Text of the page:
Between effortlessly wielding Mjölnir and single-handedly overpowering Thanos, it’s befitting that Thor, aka Chris Hemsworth, possesses the physique that is equal to his worthiness as the Asgardian God of Thunder. Many Marvel fans who also enjoy working out and lifting heavy at the gym have looked up to the Australian actor and his build as an ultimate goal, but for most of us, looking like a Hollywood star seems almost impossible to achieve.
Hemsworth’s childhood friend and personal trainer Luke Zocchi — pictured above on the right of Hemsworth, while on his left is his stunt double — is a fitness expert with roots in boxing, and has joined us at HYPEBEAST to speak about his experience with Thor himself, the training program the two came up with together, and why one should never skip cardio and cooking your own food.
How did you first get to know Chris Hemsworth?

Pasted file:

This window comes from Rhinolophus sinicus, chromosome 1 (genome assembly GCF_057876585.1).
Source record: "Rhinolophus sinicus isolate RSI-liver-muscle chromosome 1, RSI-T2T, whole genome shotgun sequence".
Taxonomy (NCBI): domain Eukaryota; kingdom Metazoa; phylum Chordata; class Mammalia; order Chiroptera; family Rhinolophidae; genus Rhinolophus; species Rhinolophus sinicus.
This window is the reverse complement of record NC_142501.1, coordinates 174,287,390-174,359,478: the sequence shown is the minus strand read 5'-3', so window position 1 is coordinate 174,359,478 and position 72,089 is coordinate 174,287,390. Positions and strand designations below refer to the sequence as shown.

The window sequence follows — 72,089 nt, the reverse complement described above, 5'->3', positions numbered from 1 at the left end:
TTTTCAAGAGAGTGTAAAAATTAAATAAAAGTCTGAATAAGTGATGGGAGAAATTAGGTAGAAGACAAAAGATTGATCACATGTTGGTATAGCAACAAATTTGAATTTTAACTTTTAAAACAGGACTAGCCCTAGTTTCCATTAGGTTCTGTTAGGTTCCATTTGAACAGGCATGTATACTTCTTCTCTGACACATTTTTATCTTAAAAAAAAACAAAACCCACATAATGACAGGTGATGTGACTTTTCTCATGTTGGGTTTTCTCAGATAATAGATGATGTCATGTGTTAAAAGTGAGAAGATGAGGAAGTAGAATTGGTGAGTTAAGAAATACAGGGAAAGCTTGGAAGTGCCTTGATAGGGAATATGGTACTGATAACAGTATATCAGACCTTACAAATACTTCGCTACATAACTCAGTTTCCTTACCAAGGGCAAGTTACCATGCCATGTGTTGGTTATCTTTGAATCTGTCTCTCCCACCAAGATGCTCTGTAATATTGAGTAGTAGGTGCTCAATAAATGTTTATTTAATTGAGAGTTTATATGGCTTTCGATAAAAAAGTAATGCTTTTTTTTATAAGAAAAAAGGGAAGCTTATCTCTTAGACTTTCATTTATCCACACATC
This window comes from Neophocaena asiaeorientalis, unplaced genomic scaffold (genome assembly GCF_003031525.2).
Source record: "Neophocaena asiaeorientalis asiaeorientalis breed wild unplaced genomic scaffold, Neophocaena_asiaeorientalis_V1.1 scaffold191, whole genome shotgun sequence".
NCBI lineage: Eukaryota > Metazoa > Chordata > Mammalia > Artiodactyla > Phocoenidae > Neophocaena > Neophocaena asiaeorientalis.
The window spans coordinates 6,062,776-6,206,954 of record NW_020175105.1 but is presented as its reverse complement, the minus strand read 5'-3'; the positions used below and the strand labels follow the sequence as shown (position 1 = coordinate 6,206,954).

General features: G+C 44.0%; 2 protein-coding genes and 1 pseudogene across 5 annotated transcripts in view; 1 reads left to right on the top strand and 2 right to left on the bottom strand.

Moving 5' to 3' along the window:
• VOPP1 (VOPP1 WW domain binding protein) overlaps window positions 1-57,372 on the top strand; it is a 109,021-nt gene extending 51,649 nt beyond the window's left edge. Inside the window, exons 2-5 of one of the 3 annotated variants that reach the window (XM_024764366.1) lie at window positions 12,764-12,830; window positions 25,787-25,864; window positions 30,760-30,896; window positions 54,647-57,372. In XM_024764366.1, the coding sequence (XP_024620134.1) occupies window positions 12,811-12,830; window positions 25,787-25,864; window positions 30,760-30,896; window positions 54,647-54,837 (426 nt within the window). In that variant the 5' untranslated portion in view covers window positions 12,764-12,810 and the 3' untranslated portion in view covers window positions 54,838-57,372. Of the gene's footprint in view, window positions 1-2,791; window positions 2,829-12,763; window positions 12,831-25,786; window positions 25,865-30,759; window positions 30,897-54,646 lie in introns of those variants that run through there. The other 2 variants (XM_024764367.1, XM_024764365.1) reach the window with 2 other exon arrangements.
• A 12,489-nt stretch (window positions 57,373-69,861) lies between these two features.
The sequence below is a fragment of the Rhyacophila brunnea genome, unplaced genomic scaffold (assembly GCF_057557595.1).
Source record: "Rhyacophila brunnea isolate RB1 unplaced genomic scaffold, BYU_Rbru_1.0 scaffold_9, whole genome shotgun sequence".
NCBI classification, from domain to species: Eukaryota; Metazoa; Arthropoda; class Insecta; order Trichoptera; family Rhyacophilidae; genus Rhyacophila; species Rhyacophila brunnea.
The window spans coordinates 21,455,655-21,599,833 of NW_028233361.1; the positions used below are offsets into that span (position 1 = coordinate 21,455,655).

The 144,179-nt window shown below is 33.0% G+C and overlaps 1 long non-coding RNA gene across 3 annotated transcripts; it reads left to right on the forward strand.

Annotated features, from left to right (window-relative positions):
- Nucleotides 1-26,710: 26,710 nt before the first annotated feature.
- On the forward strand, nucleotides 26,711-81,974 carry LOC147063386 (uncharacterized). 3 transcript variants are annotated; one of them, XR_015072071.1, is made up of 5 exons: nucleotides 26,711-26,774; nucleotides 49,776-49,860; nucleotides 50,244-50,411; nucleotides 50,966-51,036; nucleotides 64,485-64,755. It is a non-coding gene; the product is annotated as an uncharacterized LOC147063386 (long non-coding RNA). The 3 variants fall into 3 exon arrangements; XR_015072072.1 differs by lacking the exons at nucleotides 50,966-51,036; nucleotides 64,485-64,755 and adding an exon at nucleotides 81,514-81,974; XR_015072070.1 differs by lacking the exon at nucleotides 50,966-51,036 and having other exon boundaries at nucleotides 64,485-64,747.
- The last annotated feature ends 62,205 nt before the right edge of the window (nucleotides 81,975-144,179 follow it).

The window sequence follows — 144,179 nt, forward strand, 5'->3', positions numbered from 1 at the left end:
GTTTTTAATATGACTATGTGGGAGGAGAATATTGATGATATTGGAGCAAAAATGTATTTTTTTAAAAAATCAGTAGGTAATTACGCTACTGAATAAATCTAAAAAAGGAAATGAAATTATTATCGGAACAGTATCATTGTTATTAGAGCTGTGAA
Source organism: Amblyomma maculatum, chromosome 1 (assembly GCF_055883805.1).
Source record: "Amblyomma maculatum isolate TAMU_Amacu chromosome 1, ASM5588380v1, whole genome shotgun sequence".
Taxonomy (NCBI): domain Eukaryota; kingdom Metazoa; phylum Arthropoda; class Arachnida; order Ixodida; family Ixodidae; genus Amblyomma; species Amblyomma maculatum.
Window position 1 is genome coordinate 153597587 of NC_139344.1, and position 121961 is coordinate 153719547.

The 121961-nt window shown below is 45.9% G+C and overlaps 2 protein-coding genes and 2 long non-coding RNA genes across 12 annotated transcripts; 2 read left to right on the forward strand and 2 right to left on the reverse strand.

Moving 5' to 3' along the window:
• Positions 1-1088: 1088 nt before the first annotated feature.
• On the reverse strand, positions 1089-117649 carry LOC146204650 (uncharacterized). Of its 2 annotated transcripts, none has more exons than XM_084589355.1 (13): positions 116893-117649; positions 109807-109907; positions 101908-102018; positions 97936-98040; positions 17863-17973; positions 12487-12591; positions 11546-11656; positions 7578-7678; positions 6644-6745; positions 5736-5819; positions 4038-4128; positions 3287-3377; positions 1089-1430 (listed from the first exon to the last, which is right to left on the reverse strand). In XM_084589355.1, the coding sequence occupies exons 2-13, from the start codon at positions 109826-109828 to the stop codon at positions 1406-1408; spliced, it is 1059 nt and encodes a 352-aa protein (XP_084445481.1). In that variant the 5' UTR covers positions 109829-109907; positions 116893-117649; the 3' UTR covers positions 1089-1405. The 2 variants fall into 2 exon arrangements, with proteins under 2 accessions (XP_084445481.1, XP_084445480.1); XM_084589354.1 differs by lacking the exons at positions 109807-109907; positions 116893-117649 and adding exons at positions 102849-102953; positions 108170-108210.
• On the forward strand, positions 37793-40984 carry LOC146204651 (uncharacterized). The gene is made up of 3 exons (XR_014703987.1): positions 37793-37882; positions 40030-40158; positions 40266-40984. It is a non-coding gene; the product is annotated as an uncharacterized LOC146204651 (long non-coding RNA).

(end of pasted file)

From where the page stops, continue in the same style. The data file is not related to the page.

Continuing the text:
It actually started a very long time ago, Chris and I went to primary school together. I met Chris when I was in second grade and he was one year above me — so I think I was seven, and he was eight years old. And after primary school we did high school together, so I’ve actually known him a really long time.
And how did you become his personal trainer?
We were good buddies, and I used to work in Australia while he was off working in America. He and I would always catch up every Christmas to keep in touch because we’re good friends. At the time he had just finished Thor 2, and we were in Costa Rica on holiday. He was trying to lose weight and slim down again for his next role, so he and I would get up in the morning and go for a run, and since I have a background in boxing I’d do some pad work with him. I think that gave him the idea, and one day he rang me — I think it was around Easter — and asked what I was doing, and if I wanted to help him do a little boot camp to lose some weight — just a six-week boot camp. I agreed and went over there for the six weeks, but ended up going on for the rest of the film with him. I literally have never been home since. We didn’t even have one day off when we flew to London and started the next film, going into Avengers: Age of Ultron. And it’s just been like that. I never went home, I’ve never been back.